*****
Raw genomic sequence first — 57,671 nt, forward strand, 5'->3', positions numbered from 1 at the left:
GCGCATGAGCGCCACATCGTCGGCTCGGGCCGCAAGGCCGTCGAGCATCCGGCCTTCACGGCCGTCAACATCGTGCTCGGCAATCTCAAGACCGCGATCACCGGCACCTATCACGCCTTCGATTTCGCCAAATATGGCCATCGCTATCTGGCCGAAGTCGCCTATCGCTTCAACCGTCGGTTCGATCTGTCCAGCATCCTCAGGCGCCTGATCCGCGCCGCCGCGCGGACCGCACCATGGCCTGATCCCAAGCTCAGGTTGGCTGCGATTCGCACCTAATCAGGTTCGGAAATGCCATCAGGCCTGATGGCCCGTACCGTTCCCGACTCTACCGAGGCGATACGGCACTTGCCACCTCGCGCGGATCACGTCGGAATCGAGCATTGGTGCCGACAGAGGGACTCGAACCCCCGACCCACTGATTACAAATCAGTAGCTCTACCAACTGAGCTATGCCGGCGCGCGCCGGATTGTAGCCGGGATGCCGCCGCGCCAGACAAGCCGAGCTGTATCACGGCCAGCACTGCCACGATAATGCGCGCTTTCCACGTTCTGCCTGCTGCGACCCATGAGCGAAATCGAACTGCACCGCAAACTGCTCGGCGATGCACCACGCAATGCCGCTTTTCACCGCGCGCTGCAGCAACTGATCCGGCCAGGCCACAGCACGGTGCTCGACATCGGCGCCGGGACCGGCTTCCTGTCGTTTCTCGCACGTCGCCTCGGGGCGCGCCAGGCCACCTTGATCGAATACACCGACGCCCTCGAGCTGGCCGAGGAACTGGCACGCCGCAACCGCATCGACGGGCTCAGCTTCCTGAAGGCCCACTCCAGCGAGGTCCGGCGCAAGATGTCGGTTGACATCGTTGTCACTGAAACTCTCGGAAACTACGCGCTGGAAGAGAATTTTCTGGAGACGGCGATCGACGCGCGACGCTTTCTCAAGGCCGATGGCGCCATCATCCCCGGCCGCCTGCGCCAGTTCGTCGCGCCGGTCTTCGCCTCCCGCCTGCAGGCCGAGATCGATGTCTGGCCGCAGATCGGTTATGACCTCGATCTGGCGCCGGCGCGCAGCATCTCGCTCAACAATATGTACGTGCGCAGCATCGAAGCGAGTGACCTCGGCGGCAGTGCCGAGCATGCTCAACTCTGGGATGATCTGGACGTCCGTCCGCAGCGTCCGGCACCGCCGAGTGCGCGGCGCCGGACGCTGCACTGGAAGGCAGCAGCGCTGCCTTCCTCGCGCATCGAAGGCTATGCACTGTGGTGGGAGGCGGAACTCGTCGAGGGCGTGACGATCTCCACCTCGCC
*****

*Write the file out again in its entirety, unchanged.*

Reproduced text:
Raw genomic sequence first — 57,671 nt, forward strand, 5'->3', positions numbered from 1 at the left:
GCGCATGAGCGCCACATCGTCGGCTCGGGCCGCAAGGCCGTCGAGCATCCGGCCTTCACGGCCGTCAACATCGTGCTCGGCAATCTCAAGACCGCGATCACCGGCACCTATCACGCCTTCGATTTCGCCAAATATGGCCATCGCTATCTGGCCGAAGTCGCCTATCGCTTCAACCGTCGGTTCGATCTGTCCAGCATCCTCAGGCGCCTGATCCGCGCCGCCGCGCGGACCGCACCATGGCCTGATCCCAAGCTCAGGTTGGCTGCGATTCGCACCTAATCAGGTTCGGAAATGCCATCAGGCCTGATGGCCCGTACCGTTCCCGACTCTACCGAGGCGATACGGCACTTGCCACCTCGCGCGGATCACGTCGGAATCGAGCATTGGTGCCGACAGAGGGACTCGAACCCCCGACCCACTGATTACAAATCAGTAGCTCTACCAACTGAGCTATGCCGGCGCGCGCCGGATTGTAGCCGGGATGCCGCCGCGCCAGACAAGCCGAGCTGTATCACGGCCAGCACTGCCACGATAATGCGCGCTTTCCACGTTCTGCCTGCTGCGACCCATGAGCGAAATCGAACTGCACCGCAAACTGCTCGGCGATGCACCACGCAATGCCGCTTTTCACCGCGCGCTGCAGCAACTGATCCGGCCAGGCCACAGCACGGTGCTCGACATCGGCGCCGGGACCGGCTTCCTGTCGTTTCTCGCACGTCGCCTCGGGGCGCGCCAGGCCACCTTGATCGAATACACCGACGCCCTCGAGCTGGCCGAGGAACTGGCACGCCGCAACCGCATCGACGGGCTCAGCTTCCTGAAGGCCCACTCCAGCGAGGTCCGGCGCAAGATGTCGGTTGACATCGTTGTCACTGAAACTCTCGGAAACTACGCGCTGGAAGAGAATTTTCTGGAGACGGCGATCGACGCGCGACGCTTTCTCAAGGCCGATGGCGCCATCATCCCCGGCCGCCTGCGCCAGTTCGTCGCGCCGGTCTTCGCCTCCCGCCTGCAGGCCGAGATCGATGTCTGGCCGCAGATCGGTTATGACCTCGATCTGGCGCCGGCGCGCAGCATCTCGCTCAACAATATGTACGTGCGCAGCATCGAAGCGAGTGACCTCGGCGGCAGTGCCGAGCATGCTCAACTCTGGGATGATCTGGACGTCCGTCCGCAGCGTCCGGCACCGCCGAGTGCGCGGCGCCGGACGCTGCACTGGAAGGCAGCAGCGCTGCCTTCCTCGCGCATCGAAGGCTATGCACTGTGGTGGGAGGCGGAACTCGTCGAGGGCGTGACGATCTCCACCTCGCC